New Treasury data shows the figure for aggregate rental property deductions will leap to $27.1 billion for 2023-24, up 58% on the 2020-21 figure of $17.1 billion.
The Treasury’s Tax Expenditures and Insights statement, released on Wednesday, includes the deductions as foregone government revenue.
Treasury puts the average growth in rental deductions between 2019-20 and 2022-23 at 8.9%, with a projected growth of 4.1% over the Forward Estimate.
What are rental tax deductions?
Rental property tax deductions cover expenses associated with “maintaining and financing property interests”. These include interest and capital works expenses.
In its latest document, Treasury did not provide specific figures for “rental loss”, better known as negative gearing, for the current period.
However, it did outline rental loss figures for 2020-2021 when 2.4 million people claimed $48.1 billion of rental deductions.
These resulted in an aggregate tax deduction of $17.1 billion.
Of the total number of people with rental deductions, almost half (1.1 million people) had a rental loss, with total rental losses of $7.8 billion.
That provided those negatively geared investors with a tax benefit of around $2.7 billion in 2020-21.
Who is benefiting from negative gearing?
Treasury said 80% of the tax reduction in 2020-21 went to people with above median income.
People in the top 10% of income earners accounted for 37% of the tax reduction.
A demographic breakdown shows more than half the total tax reduction for rental deductions went to people aged between 40 and 59 years old.
Why have rental property expenses jumped?
Principal of The Rental Specialists Jo Natoli said the big hike in tax claims associated with rental properties comes as no surprise in the current high interest rate, high inflation environment.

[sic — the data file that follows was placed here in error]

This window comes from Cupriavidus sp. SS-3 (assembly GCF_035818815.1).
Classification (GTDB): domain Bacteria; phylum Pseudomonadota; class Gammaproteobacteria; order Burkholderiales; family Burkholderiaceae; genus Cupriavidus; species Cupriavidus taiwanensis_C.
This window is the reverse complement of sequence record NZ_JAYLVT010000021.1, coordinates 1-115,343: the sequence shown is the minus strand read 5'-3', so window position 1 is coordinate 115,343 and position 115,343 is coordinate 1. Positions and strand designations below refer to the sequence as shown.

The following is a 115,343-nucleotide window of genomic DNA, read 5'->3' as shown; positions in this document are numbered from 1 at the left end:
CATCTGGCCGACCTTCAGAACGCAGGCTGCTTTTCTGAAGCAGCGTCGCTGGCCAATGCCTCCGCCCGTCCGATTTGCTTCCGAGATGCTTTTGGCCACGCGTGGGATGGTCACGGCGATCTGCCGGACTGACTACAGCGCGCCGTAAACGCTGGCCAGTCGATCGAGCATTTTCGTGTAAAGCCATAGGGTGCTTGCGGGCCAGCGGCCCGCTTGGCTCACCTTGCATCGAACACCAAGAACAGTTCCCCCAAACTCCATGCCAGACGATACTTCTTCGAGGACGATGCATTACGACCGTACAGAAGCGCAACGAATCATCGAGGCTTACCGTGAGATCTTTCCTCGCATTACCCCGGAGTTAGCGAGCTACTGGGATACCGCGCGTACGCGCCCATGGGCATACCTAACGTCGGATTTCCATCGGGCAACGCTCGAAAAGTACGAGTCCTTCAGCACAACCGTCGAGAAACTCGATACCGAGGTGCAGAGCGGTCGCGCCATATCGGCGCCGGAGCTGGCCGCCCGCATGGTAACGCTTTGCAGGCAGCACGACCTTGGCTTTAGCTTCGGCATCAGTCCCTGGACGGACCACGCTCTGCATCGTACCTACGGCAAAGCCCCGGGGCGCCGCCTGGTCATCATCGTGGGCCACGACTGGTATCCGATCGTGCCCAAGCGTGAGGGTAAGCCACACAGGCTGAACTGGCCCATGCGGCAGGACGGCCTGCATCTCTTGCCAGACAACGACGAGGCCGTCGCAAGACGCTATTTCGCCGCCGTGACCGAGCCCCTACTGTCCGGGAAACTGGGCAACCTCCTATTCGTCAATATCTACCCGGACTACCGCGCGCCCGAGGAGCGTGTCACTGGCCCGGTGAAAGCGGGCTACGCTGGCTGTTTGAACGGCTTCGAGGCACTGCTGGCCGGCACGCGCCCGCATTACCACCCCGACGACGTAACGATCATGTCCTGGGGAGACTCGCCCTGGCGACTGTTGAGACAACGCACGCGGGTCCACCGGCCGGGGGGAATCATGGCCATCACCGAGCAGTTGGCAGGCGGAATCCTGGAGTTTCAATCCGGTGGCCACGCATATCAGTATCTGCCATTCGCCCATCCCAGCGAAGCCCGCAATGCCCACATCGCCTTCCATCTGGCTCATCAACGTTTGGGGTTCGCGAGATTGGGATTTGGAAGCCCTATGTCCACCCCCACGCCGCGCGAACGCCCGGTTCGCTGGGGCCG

“Investors are losing money hand over fist,” Ms Natoli told Savings.com.au.
“Prices have increased for plumbing, management fees, electricity, basic maintenance work.
“And that figure comes at a time when we’re seeing not as many investors in the market.”
The latest data from the Australian Taxation Office, released in June 2023, showed around 2.2 million Australian taxpayers owned an investment property.
That’s down from the Treasury figure of 2.4 million in 2020-21.
Ms Natoli, a board member of the Real Estate Institute of New South Wales, said she has seen people selling investment properties in the current market because of higher costs.
“Even with higher rents, the costs have been too much for some investors but on the whole, people are trying to hold on.”
In early 2023, when Australia faced annualised inflation rates in excess of 7%, Propertyology research found average investment losses topped $11,000.
Rental deduction expenses forecast to drop
Treasury estimates investor property rental deduction claims will fall in dollar terms in 2024-25 and remain lower in 2025-26.
Overall, rental deductions ranked second on the list of foregone government revenue in the current period, behind concessional taxation of employer superannuation contributions.
They ranked ahead of the discount component of capital gains tax exemption for the sale of a taxpayer’s main residence, estimated at $25 billion in foregone revenue.
Image by Gus Ruballo on Unsplash
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